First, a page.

Grammar Reference

Present continuous and ‘be going to’ for talking about the future

Meaning and use

We can use the present continuous to talk about the future when we have already arranged to do something. It's definite, not just an idea. Perhaps we have put the arrangement in our diaries.

'Are you free at 2 o'clock on Tuesday?'  'No, I'm meeting a client.'

We can use be going to to talk about something that we have decided to do in the future, but not arranged yet. It's possible that the plan might change.

When I finish at college, I'm going to spend a year travelling.

The uses of the present continuous and 'be going to' with future meaning are very similar and it is often possible to use either of them, with little or no change in meaning.

We also use be going to for something that we expect to happen because we can see from the present situation that it is very likely. We can't use the present continuous in this way.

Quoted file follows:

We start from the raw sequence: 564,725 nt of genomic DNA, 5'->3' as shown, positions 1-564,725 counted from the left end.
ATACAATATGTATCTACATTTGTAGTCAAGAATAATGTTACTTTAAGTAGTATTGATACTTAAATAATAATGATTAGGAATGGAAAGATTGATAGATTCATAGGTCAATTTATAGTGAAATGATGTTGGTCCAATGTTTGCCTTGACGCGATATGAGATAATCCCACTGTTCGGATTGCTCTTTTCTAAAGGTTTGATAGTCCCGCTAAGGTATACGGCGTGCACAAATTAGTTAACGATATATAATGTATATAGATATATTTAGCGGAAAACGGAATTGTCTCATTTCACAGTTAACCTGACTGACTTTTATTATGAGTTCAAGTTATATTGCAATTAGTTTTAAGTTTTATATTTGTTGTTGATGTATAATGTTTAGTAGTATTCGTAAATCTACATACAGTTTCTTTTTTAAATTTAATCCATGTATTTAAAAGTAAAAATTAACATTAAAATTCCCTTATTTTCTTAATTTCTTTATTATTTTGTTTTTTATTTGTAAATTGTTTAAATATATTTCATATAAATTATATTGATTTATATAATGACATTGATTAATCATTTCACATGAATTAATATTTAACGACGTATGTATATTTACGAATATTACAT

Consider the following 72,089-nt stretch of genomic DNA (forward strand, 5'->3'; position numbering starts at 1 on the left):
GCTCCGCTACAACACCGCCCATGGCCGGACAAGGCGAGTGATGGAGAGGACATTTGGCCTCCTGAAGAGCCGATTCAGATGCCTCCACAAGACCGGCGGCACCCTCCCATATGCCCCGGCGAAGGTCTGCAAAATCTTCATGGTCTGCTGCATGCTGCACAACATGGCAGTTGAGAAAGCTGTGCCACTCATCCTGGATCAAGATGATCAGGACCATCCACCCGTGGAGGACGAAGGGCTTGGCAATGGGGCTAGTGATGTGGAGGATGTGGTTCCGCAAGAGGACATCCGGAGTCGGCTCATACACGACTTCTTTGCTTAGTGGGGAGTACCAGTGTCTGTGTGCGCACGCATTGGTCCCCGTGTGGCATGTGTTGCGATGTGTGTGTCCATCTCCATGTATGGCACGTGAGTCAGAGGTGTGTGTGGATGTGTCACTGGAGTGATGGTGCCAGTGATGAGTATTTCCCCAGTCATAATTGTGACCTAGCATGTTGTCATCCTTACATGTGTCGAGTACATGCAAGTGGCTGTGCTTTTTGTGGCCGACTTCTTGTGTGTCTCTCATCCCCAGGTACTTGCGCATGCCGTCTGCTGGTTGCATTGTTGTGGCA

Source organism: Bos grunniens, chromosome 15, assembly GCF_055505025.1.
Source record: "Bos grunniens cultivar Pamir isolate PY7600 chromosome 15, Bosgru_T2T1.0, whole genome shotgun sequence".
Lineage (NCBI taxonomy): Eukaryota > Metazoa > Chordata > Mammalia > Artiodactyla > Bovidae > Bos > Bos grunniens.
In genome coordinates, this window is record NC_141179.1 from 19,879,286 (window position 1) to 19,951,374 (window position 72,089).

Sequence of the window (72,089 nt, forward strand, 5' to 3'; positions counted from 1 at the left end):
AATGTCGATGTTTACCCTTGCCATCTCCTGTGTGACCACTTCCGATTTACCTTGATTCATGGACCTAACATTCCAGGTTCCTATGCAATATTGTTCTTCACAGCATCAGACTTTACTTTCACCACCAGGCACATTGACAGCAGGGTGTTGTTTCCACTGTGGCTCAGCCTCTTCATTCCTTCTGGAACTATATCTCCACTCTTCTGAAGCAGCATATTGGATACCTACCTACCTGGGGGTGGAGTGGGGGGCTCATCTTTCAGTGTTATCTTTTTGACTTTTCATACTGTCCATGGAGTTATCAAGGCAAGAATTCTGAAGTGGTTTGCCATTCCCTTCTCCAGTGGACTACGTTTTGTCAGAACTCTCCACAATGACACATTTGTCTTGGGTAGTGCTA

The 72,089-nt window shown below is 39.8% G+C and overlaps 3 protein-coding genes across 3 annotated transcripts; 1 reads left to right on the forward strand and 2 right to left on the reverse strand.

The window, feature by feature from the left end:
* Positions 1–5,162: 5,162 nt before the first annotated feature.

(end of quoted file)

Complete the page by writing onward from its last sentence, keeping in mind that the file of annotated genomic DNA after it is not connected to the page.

It's so cold. I'm sure it's going to snow soon.

Oh no! That car's going to hit the tree.


Present continuous

Subject + am/is/are + -ing form

Be going to

Subject + am/is/are + going to + infinitive

For both tenses, we usually use contractions, or short forms (I'm, he's, we're, etc.) when we are speaking.


I'm spending the day on the beach tomorrow with Zach.

We're going to look for a nice restaurant with a view of the sea.


We're not visiting the museum on Saturday.

They're not going to visit the Taj Mahal.


What are you doing at the weekend? (= what have you arranged?)

What are you going to do at the weekend? (= what is your plan?)

Are they going to get married in the summer?

Take note: time expressions

For both the present continuous for arrangements and 'be going to' for plans, we often use time expressions like at half-past ten, next Thursday, at the weekend, soon.

Are you coming home soon?

I'm going to send out all the invitations next week.

Take note: arrangements and timetables

Use the present continuous and NOT the present simple for things that you have arranged to do. Use the present simple for future events on timetables and programmes.

We're going by train tomorrow morning.

The train leaves at 7.45.

Spoken English

We often pronounce going to as ‘gonna’, especially in informal conversation.